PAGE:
What The Tech? "Facezam is here. Privacy is Over"
Take a photo of someone you want to find on Facebook, tag their face and touch to Facezam. Facezam finds their profile, the rest is up to you.
Millions of people were terrified at the thought of an app that claimed it could take a photograph of anyone and locate the person's Facebook profile.
An ad for Facezam began circulating on Facebook in the past couple of weeks, calling itself the "Shazam for Faces".
"Facezam is here. Privacy is Over", the ads displayed. "Take a photo of someone you want to find on Facebook, tag their face and touch to Facezam. Facezam finds their profile, the rest is up to you."
The advertisements stated the app would be available in Apple's App Store on March 21st but it's now been revealed as a hoax that went viral.
While the app does not (reportedly) exist, the technology certainly does.
Facial recognition data has been collected by Facebook and Google from users uploading their photos and tagging them with the name of friends. All of that information is sitting on Facebook and Google's servers.
Facebook denied that the developers of a Facezam app sought permission to access that data and further stated that it would not have given its approval.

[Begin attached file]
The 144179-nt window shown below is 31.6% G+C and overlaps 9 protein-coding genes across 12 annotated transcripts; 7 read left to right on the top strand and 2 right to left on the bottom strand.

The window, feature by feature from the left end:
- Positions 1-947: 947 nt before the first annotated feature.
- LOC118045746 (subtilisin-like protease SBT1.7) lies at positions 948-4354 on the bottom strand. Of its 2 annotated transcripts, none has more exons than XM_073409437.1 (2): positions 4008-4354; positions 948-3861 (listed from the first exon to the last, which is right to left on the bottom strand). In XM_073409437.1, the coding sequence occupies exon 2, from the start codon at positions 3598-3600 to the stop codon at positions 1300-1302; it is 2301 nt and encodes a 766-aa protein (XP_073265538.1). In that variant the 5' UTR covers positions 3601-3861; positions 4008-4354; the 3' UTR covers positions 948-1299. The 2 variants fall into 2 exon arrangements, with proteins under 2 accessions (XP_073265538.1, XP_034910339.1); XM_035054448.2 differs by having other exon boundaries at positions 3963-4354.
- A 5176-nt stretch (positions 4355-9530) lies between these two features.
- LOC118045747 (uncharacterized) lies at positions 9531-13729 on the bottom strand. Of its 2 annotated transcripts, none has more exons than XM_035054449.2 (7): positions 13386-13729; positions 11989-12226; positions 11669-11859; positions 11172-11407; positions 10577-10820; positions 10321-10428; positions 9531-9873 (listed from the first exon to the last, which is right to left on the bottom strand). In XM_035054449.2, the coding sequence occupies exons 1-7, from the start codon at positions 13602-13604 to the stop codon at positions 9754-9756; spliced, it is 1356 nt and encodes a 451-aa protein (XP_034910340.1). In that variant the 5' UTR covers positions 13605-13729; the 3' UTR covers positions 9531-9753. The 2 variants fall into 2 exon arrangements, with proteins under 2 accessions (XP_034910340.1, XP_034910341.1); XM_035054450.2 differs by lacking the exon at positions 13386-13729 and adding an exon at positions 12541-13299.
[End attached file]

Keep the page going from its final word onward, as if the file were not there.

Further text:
The developer of the Facezam app said this week the advertisement was a hoax intended to bring attention to a public relations company.
The fake app does raise awareness that 1: technology using biometric or facial recognition exists and that 2: people are fearful of any claims that our private information may be compromised by someone making an app.
Facebook allows some companies to use the information.
Facedeals is a company that offers special promotions to customers who sign up using Facebook.
As a Facebook user walks through the door of the store or restaurant, a camera scans their face and compares the biometric data with facial recognition data on Facebook. The store can then identify the customer's Facebook profile and offer the deals. Customers must give approval for Facedeals and Facebook to access their information.
Facebook states it would not grant an app developer to access its biometric or facial recognition data that would put users' privacy at risk.
Make no mistake though, facial and biometric recognition software makes it possible for an app such as the fake "Facezam" to do exactly as advertised.
As Facebook users upload some 350 million photographs a day to the social network, they must trust Facebook to keep that information out of the hands of app developers looking to do something similar to this fake app.